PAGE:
In the Mean Time -or- While My Novel Gently Waits.

I’m in the throes of the agent search for my novel RADIO, a historical urban fantasy set in 1928 Paris. It’s full of gods, telepathy, jazz, and mind control. A little telepathy would be real nice right about now.

For the uninitiated, the query process is a state of being in which you desperately try to distill your novel into the smallest, most interesting (the query letter), and most boring (the synopsis) forms in which it can exist. You send these documents out into the world and hope they work. Most of the time they don’t and you receive a rejection letter. Mostly these letters are form letters letting you know that they’re not interested but including nothing to tell you why. Every once in a while, you get a rejection like the one I got today that not only detailed what wasn’t working for them, but also included some tips on fixing it and sprinkled in some market info to boot. Don’t expect this, but know that it does happen from time to time.

Speaking of time, the query process is long. Eight weeks seem to be the industry standard. I’ve had response times from 60+ days and counting to three hours. No matter how you shake it. The theme of the query game is waiting. So, what does one do while they wait?

The first instinct usually involves stress, hand-wringing and obsessive email checking. Once you realize it’s futile, your mind starts looking for other projects to occupy your time. Short stories are an obvious choice, not only for the practice but for the potential addition of writing credits. You’ve got more than enough emotional fuel for some wicked sweet emo poetry but it’s not necessarily the healthiest choice. There’s also the option of diving into another novel. I’m in that boat. Aside from short stories, I’m trying to decide which project is the right project to start or restart as the case may be.

RADIO is a historical urban fantasy. I’ve got an idea for another in the same genre but to even call the idea embryonic would be a stretch. I only have a faint hint of what it could become. I’ve got a much more fleshed out concept for a modern urban fantasy. I like the idea but I’m not totally invested just yet. Starting into a new manuscript with a plan but no passion is a recipe for disaster.

I’ve got past projects too. My political sci-fi adventure novel THE STABLE was put on hiatus at 40,000 words. I’ve since decided to shift the narrative to become a trilogy rather than one self-contained story. That’s plenty of material to dive into but it’s in a very different genre than RADIO. It’s still under the SFF umbrella but, I’m not sure it’s the right way to follow-up a historical urban fantasy.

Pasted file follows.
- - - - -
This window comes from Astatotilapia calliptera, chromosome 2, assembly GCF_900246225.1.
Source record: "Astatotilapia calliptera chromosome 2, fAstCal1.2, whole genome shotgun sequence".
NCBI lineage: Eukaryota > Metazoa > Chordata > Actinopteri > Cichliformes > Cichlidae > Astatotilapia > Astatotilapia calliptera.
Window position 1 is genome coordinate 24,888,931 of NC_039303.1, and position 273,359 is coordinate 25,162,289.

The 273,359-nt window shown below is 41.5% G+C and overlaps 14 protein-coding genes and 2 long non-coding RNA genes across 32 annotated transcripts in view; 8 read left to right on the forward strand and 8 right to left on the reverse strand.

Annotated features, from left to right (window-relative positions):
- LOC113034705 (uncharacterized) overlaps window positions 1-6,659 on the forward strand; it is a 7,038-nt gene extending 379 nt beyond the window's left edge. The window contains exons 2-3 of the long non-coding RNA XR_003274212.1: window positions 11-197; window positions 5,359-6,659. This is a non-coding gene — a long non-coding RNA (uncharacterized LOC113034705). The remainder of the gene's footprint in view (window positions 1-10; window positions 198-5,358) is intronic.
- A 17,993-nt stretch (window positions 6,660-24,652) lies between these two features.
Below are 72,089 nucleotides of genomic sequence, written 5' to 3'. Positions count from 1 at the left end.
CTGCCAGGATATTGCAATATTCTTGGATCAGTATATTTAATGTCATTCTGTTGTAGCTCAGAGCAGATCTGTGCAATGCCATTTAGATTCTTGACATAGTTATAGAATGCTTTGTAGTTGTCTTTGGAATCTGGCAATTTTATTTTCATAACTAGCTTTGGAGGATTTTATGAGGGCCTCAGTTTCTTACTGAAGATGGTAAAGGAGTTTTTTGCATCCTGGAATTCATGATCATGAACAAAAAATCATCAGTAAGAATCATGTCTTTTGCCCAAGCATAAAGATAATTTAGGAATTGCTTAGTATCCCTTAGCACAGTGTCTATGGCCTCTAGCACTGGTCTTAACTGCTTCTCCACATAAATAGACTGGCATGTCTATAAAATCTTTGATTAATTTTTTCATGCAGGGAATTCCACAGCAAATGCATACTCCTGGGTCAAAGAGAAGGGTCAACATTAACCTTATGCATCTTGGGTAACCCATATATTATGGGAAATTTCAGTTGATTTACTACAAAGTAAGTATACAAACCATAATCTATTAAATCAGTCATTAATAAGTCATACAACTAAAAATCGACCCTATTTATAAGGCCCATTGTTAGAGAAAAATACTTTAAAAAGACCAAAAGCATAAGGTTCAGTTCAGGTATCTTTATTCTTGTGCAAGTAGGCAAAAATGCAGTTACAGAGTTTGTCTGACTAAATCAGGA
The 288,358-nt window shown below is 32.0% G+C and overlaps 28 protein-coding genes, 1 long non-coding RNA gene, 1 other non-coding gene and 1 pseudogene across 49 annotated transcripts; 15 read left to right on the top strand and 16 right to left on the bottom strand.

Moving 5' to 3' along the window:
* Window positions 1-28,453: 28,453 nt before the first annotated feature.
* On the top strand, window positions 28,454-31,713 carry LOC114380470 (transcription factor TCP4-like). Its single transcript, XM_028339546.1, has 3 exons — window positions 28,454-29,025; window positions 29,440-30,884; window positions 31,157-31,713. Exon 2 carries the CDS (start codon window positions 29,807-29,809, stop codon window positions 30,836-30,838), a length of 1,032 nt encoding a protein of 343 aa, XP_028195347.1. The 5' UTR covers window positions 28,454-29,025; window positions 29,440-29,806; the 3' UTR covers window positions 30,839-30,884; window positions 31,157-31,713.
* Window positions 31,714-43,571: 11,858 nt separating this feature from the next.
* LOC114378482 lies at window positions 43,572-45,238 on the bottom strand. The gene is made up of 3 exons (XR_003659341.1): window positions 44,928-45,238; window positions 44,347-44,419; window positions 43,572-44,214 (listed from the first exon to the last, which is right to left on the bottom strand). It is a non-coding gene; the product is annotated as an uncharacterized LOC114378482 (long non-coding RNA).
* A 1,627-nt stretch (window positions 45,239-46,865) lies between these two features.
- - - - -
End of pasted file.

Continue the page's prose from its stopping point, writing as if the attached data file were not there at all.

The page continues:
I could also return to the world of my first novel THE COALS. That book will be split in two with both parts expanded. In total, there will be four books about that world. It’s post apocalyptic which is yet another genre under the SFF umbrella but fairly distant from RADIO. So, would this be the right path?

The answer is… I don’t know. At least that’s my current answer. So, while I keep on pondering genre, I’ve got short stories to fill the gaps and query letters to write. RADIO is getting published one way or another. In the mean time, I’ve just got to get my waiting game straight.

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Bullet Point Magic

Okay, just tried something on a whim and WOW!!! I’m kicking myself for not doing this sooner.

“What did you do?” you ask with a small glimmer of interest shining through the fog of boredom.

Well, dear reader, I used bullet points. Don’t you see? Bullet points!

“???”

Sorry, let me back up.

I’ve been working on the synopsis of my novel The Coals, to include along with query letters. By working on the synopsis I really mean bruising my forehead against any object sturdy enough to take a pounding.

Then an experiment.

I decided to go through my story arc and bullet point the important parts. The intent was to use this as a skeleton. A way to simply get all the info out there. Instead, when I finished, I just took out the bullets, polished what I wrote, and Bob’s-your-uncle.

A synopsis was born.

Clear, concise, and fast.

It might not be for everyone and it might be common sense for others but damn did it work for me.